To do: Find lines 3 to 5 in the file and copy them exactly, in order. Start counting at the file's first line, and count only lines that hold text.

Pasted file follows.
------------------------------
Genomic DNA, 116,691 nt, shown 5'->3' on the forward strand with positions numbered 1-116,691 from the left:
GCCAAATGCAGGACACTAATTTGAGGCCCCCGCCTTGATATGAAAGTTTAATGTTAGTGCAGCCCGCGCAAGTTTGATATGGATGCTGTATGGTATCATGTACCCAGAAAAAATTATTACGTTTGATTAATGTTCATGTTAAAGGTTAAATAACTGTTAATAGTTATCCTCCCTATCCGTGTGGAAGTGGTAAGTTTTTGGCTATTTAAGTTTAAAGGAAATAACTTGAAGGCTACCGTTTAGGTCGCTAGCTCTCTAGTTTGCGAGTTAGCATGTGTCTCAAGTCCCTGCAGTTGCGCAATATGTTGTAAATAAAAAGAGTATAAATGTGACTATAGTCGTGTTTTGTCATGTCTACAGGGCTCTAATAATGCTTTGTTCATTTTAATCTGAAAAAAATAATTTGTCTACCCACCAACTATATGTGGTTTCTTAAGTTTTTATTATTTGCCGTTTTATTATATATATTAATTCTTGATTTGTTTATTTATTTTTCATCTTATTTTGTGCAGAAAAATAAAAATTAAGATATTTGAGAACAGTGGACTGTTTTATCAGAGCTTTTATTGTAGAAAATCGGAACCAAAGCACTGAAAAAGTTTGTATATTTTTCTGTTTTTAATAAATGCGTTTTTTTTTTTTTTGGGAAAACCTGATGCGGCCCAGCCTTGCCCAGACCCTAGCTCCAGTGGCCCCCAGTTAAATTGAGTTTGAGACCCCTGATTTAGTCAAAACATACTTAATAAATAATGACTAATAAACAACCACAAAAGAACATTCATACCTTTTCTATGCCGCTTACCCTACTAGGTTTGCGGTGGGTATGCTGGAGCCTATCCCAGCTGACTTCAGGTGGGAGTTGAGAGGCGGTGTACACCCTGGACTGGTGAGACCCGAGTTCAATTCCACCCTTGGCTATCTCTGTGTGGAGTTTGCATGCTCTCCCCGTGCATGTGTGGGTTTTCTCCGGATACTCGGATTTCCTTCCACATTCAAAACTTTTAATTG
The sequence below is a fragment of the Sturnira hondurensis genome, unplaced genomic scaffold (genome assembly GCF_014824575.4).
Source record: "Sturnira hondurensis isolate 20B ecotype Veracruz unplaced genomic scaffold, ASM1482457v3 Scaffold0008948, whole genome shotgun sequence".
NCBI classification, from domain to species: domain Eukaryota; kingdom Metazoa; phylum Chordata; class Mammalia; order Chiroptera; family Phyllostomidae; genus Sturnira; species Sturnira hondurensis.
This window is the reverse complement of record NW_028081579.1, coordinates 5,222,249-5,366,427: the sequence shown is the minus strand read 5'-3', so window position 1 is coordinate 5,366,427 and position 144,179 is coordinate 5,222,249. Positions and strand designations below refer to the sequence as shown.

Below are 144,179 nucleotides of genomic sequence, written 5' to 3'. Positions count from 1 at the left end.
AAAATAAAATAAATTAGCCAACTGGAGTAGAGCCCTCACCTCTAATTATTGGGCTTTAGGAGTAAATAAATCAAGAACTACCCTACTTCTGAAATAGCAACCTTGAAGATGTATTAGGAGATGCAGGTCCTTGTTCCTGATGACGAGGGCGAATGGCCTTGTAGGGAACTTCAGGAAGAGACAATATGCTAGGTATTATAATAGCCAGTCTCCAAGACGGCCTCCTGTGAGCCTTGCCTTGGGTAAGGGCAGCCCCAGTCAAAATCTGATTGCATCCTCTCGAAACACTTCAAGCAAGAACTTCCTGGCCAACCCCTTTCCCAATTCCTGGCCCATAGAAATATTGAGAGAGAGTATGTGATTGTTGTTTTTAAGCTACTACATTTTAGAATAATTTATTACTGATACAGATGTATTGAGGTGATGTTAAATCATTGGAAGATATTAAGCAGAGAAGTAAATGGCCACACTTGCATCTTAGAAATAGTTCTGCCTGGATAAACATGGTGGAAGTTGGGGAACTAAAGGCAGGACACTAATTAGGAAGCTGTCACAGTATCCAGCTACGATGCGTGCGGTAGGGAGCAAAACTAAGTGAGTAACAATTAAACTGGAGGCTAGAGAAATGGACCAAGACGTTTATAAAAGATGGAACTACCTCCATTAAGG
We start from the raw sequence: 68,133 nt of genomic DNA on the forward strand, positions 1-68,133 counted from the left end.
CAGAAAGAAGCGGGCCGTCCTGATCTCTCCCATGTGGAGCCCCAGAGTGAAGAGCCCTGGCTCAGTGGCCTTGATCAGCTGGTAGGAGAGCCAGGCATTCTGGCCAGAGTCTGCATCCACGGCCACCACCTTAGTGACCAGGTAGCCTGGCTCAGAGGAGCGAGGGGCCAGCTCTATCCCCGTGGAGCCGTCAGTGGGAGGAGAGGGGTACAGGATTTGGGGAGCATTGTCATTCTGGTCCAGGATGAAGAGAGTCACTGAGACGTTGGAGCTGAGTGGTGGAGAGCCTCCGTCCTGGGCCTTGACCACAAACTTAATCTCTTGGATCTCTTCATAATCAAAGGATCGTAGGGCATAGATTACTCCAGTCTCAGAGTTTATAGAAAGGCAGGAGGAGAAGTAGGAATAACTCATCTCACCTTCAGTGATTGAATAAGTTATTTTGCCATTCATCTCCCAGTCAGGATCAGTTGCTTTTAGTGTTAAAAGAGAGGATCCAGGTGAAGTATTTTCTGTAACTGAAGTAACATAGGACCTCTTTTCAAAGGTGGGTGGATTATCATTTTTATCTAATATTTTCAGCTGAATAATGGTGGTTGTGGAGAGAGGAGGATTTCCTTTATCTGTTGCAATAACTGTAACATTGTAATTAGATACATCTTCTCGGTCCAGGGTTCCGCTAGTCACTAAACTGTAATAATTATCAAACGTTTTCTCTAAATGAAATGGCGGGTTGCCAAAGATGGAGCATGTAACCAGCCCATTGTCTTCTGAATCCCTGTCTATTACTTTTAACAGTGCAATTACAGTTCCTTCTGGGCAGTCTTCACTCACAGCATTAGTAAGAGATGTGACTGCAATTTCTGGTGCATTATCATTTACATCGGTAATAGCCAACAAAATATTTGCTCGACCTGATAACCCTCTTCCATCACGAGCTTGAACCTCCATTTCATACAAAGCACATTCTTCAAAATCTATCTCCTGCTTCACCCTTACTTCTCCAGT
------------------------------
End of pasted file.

The sequence below is a fragment of the Sturnira hondurensis genome, unplaced genomic scaffold (genome assembly GCF_014824575.4).
Source record: "Sturnira hondurensis isolate 20B ecotype Veracruz unplaced genomic scaffold, ASM1482457v3 Scaffold0008948, whole genome shotgun sequence".
NCBI classification, from domain to species: domain Eukaryota; kingdom Metazoa; phylum Chordata; class Mammalia; order Chiroptera; family Phyllostomidae; genus Sturnira; species Sturnira hondurensis.